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Edgar Wright’s Baby Driver Soundtrack is an eclectic journey through music genres

If you haven’t seen the film yet then I would advise you go to the cinema. Right now. Stop whatever you are doing and get a ticket for Baby Driver, because it is fucking awesome. However, if you have seen the film, you will appreciate how solid the films soundtrack is (I HAD to purchase this on vinyl as soon as I got out of the cinema). In this brief review I may refer to some vague spoilers, so this is your last chance to sod off if you don’t want anything ruined…

This gorgeous double vinyl set features some fan-pleasing artwork inside and outside the main sleeve, compiling the majority of songs used in the film in chronological order. This is the first time I have felt a film soundtrack to be a listening experience that both enhances your love of the film and tells the story through music, even more so than Tarantino's filmography (this is of course excluding all traditional musical films, like La La Land, another amazing piece of cinema this year). As you are listening to it you can even feel the tone of the movie, from the action-packed sequences to the romantic narrative, you can hear it all on the album.

Even if you don’t care for the film itself, this is an awesome soundtrack to have in your collection, with an eclectic mix of groovy music. The likes of The Commodores, Sam & Dave, and Carla Thomas feature as smooth soul at its finest, with Barry White’s dulcet tones getting a well-earned spot too. This album balances the sexy with the head banger thanks to a tasty injection of rock, from classic bands like Queen and T. Rex. What Edgar Wright has done with this soundtrack is show off his wonderfully diverse taste in music, without picking all of the most obvious tracks. Baby Driver presents some music from loved artists that people may not know, so it is educational to the casual music fan. ‘Brighton Rock’ by Queen is an obscure tune from their discography but is used so well in the final action scene from the movie.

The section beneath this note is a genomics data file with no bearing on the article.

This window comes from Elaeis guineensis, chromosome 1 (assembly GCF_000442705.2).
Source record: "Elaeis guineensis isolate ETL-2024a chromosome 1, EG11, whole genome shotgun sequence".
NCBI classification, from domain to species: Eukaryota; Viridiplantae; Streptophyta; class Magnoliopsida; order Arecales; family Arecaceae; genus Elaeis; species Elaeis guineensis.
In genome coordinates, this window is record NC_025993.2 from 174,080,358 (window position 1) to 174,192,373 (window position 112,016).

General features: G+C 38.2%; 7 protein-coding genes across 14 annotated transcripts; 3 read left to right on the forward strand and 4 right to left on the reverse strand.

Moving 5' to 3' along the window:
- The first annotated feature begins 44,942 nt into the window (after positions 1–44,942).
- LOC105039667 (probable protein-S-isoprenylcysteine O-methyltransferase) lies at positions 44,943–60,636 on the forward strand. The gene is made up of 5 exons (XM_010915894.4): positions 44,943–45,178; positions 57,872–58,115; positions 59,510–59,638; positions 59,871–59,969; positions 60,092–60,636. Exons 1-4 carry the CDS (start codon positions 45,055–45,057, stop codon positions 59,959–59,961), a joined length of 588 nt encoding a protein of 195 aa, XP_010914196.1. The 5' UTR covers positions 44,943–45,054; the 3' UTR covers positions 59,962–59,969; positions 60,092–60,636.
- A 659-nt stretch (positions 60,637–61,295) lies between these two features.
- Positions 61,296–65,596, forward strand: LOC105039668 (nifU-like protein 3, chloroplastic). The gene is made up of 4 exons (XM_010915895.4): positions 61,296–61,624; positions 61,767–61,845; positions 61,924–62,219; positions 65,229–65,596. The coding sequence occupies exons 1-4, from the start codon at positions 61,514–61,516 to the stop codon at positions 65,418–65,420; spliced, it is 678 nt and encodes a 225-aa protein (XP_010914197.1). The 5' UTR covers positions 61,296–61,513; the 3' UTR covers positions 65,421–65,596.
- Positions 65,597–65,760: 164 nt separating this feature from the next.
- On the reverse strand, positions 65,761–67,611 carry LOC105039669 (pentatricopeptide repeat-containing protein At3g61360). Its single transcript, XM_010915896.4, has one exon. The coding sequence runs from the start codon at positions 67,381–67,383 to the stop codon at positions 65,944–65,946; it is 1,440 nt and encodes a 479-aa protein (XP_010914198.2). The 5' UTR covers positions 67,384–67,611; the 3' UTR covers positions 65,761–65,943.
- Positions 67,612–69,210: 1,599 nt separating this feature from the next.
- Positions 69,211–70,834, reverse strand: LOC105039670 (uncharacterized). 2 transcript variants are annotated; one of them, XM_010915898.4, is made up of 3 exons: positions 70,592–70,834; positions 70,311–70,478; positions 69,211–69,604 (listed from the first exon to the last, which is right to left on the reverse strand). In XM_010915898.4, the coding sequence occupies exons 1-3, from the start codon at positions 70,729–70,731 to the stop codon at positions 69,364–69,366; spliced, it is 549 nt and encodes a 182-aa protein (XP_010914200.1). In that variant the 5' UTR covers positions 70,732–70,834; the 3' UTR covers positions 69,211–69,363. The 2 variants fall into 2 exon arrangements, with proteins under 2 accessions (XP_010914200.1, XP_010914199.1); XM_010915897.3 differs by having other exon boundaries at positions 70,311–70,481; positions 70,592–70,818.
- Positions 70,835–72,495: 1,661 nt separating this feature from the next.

If there is one weak point with the Baby Driver soundtrack, it’s the made-for-film song ‘Chase Me’ by Run The Jewels, Danger Mouse, and Big Boi. I can’t help but feel that the song was shoehorned in for money making purposes, as it was only used for the credits and seems very out of place on this soundtrack. However, ‘Chase Me’ is the last song on the album and is omitted from the vinyl release, so it doesn’t really matter (tracks like ‘Debra’ by Beck more than make up for the one naff track anyway). The Baby Driver soundtrack presents a mixture of classic soul, obscure rock, and funky filmic instrumentals. Wright’s record is a fun exploration of music for the entire journey, and thankfully the album doesn’t whizz past with its impressive collection of 30 excellent song choices.

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